Herewith my new year’s resolutions for the heads of the Federal Communications Commission, Google, the State Department and WikiLeaks:
For Julius Genachowski, Federal Communication Commission (FCC) chairman: Focus on competition, not regulations, lobbyists and lawyers. By a partisan three-two vote, the agency just before the holidays issued a plan to regulate the Internet. The claim is “net neutrality”, but throughout the 194-page order the reality is vague standards such as “reasonableness”. This uncertainty creates a “regulator-may-I?” approach to innovation and ensures years of litigation for a vital industry that evolved freely. The real problem remains lack of broadband competition, caused by government grants of monopolies and duopolies.
As open-source guru Lawrence Lessig recently argued in Newsweek, the FCC should be replaced with regulators whose mission is “minimal intervention to maximize innovation”.
For Google, Facebook and Beijing: When China hacked email and other services, Google almost alone in 2010 stood up to Beijing. Sergey Brin and his colleagues, who transferred Chinese searches to still-uncensored Hong Kong, should resolve to remain patient with Beijing during this hard-line period and to abstain from too much gloating when Google is eventually recognized as an old friend of China. As Facebook’s Mark Zuckerberg evaluates an approach to China, he should follow the Google model by reaching out to Chinese Internet users and domestic Web envelope-pushers, not by kowtowing to Beijing.
For secretary of state Hillary Clinton: After her rousing speech in Washington, DC early last year on an open Internet as manifest destiny, the US has done little to empower users in censored countries such as Iran. Using new technologies, the US could enable millions of people to jump over national firewalls at a level of taxpayer expense similar to Radio Free Europe and other Cold War efforts.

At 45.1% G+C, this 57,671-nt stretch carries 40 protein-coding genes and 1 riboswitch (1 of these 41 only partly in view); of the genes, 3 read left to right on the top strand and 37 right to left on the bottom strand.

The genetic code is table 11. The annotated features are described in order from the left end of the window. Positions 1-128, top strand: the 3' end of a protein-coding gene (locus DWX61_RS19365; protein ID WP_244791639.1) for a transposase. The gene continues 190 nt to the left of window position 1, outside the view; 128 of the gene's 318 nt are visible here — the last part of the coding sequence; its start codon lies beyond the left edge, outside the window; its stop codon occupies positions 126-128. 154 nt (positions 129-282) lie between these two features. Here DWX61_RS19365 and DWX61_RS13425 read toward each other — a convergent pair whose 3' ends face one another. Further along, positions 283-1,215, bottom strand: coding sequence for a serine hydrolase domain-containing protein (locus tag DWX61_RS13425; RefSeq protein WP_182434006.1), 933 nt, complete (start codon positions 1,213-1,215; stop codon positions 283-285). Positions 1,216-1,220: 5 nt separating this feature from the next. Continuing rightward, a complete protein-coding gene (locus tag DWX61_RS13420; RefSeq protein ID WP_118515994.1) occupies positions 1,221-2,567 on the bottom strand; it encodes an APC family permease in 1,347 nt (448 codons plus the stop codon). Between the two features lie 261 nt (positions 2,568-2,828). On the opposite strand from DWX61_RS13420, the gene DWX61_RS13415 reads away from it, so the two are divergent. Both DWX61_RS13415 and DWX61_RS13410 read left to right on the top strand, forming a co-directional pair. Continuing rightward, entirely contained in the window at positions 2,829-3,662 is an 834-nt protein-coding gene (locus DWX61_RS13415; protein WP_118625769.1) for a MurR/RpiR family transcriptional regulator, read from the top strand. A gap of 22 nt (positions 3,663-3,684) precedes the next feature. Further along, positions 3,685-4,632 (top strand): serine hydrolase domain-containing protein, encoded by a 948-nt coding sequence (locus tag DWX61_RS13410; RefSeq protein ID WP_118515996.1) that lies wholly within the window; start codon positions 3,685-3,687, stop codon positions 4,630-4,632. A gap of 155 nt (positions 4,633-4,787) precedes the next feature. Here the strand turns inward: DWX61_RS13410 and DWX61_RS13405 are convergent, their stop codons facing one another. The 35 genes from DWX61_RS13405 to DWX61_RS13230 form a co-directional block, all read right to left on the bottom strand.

For North Korean dictator Kim Jong Il: After showing the soccer movie Bend It Like Beckham as the first Western film allowed in his country, the self-declared “Genius of the Cinema” (typical Pyongyang movie fare includes The Country Party Chief Secretary) should consider more. Perhaps The Wizard of Oz (who’s behind that curtain?) or The Great Escape as an instruction manual for refugees.
For Julian Assange, founder of WikiLeaks: Become more transparent about his goals. Before founding WikiLeaks, Assange made clear he is an anarchist, hoping to use leaks to undermine “conspiracies” such as the US government by ending their ability to communicate confidentially. Instead, State Department cables show the straightforward dealings of US diplomats. Rather than embarrassing the US, the WikiLeaks document dump endangers human-rights activists and reformers.
Finally, for technologists: The Internet, alas, just became a regulated industry, but technologists can minimize the damage by making consumers, who are also voters, as happy as possible.
Internet providers should keep their rules simple and their service predictable. Facebook should have privacy settings easy enough for 500 million users to figure out. Apple should design the iPad to be as open to innovative content as possible. Technology executives should resolve to spend as little time in Washington as they can—and to keep in mind that in markets like China, a big appeal of their Internet services is the open access it offers the people who need it most.
Technology is for optimists, so here’s to hoping that the great themes of this year will be more competition in the US, less censorship globally, and enough digital privacy and confidentially to stave off information anarchy.
L. Gordon Crovitz s a columnist for The Wall Street Journal